A handful of issues of popped up which draw attention to Saudi Arabia’s laws and approach(es) to marriage.
The one attracting most attention was the refusal of a Saudi court in Onaiza to permit an eight-year-old girl to divorce her 47-year-old husband. The case, which had been remanded to the court by an appeals court for reconsideration, reached the same result. Also similar are the reactions, both foreign and domestic, over the verdict.
(CNN) — A Saudi judge has refused for a second time to annul a marriage between an 8-year-old girl and a 47-year-old man, a relative of the girl told CNN.
The most recent ruling, in which the judge upheld his original verdict, was handed down Saturday in the Saudi city of Onaiza, where late last year the same judge rejected a petition from the girl’s mother, who was seeking a divorce for her daughter.
The relative said the judge, Sheikh Habib Al-Habib, “stuck by his earlier verdict and insisted that the girl could petition the court for a divorce once she reached puberty.” The family member, who requested anonymity, added that the mother will continue to pursue a divorce for her daughter.
Saudi Gazette/Okaz reported on the case as well. Commenters find the verdict to be un-Islamic:
Onaiza girl’s divorce put off
ONAIZA – A court here has upheld its earlier verdict in the case of the marriage of underage girl to an elderly man.
The earlier verdict by Judge Habib Abdullah Al-Habib stipulated that the girl must reach the age of puberty before determining whether she would continue her marriage solemnized in June 2007.
The judge tried to convince the girl’s husband to nullify the marriage contract in lieu of returning the dowry he paid, but he refused.
The papers note that the appeals court is going to get involved again, but this time putting the case in the hands of another judge.
The Arabic daily Al-Watan runs a piece (here translated by Arab News) about how it is a scandal that fathers are, in effect, selling their daughters. Perhaps even worse—because more widespread—are fathers refusing their daughters the right to marry because the fathers have become dependent on their daughters’ incomes. Often, the father’s will insist that even though a daughter marries, her income will stay with him.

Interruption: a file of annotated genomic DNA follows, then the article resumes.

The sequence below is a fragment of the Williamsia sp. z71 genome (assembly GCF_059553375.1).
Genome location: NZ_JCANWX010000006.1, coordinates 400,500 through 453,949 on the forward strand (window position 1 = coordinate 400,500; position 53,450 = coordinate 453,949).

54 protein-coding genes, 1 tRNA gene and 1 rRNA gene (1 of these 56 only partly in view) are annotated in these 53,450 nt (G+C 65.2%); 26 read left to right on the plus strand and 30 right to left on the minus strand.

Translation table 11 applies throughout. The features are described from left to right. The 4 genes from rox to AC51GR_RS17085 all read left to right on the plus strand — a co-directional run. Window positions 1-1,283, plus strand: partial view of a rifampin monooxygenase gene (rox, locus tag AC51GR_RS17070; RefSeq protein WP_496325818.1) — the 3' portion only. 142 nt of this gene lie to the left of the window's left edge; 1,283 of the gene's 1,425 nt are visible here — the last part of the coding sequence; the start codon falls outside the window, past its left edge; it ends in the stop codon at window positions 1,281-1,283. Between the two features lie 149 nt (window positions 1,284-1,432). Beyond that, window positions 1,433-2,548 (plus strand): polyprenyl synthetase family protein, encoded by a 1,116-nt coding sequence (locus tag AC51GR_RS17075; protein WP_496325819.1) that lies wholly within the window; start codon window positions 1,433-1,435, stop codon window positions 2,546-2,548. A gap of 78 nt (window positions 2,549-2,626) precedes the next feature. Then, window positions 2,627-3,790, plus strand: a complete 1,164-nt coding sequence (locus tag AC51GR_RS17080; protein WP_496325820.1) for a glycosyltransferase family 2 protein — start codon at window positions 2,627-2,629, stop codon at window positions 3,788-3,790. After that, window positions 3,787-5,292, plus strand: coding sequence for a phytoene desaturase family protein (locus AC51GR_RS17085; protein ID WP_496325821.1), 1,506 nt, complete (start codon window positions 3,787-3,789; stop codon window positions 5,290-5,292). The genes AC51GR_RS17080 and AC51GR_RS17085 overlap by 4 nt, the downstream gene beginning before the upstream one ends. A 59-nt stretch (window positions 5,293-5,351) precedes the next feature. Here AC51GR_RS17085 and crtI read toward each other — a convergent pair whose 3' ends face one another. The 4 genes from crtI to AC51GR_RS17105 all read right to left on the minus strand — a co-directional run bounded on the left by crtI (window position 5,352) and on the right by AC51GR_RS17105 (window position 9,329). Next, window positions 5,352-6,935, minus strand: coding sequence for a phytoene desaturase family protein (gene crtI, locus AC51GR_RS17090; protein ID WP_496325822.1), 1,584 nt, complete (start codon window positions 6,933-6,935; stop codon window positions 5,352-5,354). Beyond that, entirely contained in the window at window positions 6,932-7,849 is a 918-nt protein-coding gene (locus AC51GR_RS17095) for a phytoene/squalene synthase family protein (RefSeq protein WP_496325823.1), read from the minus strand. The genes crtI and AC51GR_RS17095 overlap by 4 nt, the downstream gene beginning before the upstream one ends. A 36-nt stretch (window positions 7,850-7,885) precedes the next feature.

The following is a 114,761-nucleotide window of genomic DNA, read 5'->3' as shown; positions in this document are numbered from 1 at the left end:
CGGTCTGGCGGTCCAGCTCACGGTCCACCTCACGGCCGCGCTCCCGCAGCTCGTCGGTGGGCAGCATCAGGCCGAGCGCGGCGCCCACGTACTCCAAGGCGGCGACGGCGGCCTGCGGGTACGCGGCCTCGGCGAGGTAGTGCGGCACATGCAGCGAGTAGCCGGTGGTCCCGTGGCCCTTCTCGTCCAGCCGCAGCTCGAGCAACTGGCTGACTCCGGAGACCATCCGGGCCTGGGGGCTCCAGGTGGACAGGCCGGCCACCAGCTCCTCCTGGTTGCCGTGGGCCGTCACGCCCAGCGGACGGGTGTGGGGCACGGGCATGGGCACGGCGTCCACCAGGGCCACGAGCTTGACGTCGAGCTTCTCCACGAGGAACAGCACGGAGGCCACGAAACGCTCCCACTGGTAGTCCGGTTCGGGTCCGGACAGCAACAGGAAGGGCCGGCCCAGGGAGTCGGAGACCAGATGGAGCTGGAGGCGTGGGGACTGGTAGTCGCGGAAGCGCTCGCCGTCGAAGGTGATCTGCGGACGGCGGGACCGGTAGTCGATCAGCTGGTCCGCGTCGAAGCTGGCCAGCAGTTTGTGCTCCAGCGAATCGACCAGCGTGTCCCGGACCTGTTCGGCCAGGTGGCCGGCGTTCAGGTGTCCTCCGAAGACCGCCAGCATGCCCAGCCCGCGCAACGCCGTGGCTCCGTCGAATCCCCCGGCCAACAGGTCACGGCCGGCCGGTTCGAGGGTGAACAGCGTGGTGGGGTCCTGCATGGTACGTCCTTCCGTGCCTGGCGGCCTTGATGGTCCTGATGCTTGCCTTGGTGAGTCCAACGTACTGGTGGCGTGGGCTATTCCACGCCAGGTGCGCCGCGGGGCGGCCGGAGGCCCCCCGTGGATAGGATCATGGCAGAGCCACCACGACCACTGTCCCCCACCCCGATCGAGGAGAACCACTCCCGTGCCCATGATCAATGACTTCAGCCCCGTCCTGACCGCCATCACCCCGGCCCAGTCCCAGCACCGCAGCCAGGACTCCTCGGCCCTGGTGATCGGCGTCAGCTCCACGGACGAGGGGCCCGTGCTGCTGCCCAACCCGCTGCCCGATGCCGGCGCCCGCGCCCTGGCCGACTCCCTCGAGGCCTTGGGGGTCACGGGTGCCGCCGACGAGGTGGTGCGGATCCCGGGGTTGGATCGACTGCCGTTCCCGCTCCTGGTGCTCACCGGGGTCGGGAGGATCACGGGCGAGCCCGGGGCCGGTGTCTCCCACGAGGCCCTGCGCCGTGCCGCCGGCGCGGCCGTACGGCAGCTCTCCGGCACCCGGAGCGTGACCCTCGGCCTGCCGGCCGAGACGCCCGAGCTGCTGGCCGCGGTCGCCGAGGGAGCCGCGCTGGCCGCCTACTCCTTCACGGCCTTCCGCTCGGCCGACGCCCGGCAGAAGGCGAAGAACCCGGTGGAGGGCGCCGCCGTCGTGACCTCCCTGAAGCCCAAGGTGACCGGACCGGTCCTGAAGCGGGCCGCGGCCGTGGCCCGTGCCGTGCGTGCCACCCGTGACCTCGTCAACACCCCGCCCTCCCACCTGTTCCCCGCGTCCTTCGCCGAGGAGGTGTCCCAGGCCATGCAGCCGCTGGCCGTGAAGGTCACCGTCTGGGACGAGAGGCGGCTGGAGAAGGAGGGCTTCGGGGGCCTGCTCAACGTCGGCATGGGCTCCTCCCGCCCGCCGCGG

Hearts made of stone
Qenan Al-Ghamdi | Al-Watan, firstname.lastname@example.org
Judge Khalifa Al-Tamimi of the General Court in the city of Onaizah in the central province of Qassim recently allowed two young Saudi women to marry — one a Saudi man and the other a foreigner. He took the action after their guardians refused to allow them to marry. The lawyer for the two girls, Mansour Al-Jitaili, said the two girls were facing spinsterhood because their fathers had prevented them from marrying. He attributed the fathers’ attitude to “greed and avarice.”
The lawyer urged all preachers and imams of mosques to explain the dangers of preventing girls from getting married. He said these people are doing a grave injustice to their daughters and are depriving them of their dignity.
I thought about the “greed and avarice” spoken of by the lawyer and understood it as taking the girls’ salaries. The girls may have been employed, whether as teachers or in other jobs I do not know. A father often finds in his daughter a source of income that he is loath to relinquish. He looks at his daughter as one of his personal assets, which he can use as he wishes.
Clearly, something has gone very wrong in the Kingdom. Codification of law, putting it into black and white, will help avoid the bizarre and barbaric verdicts we’re seeing come from certain courts.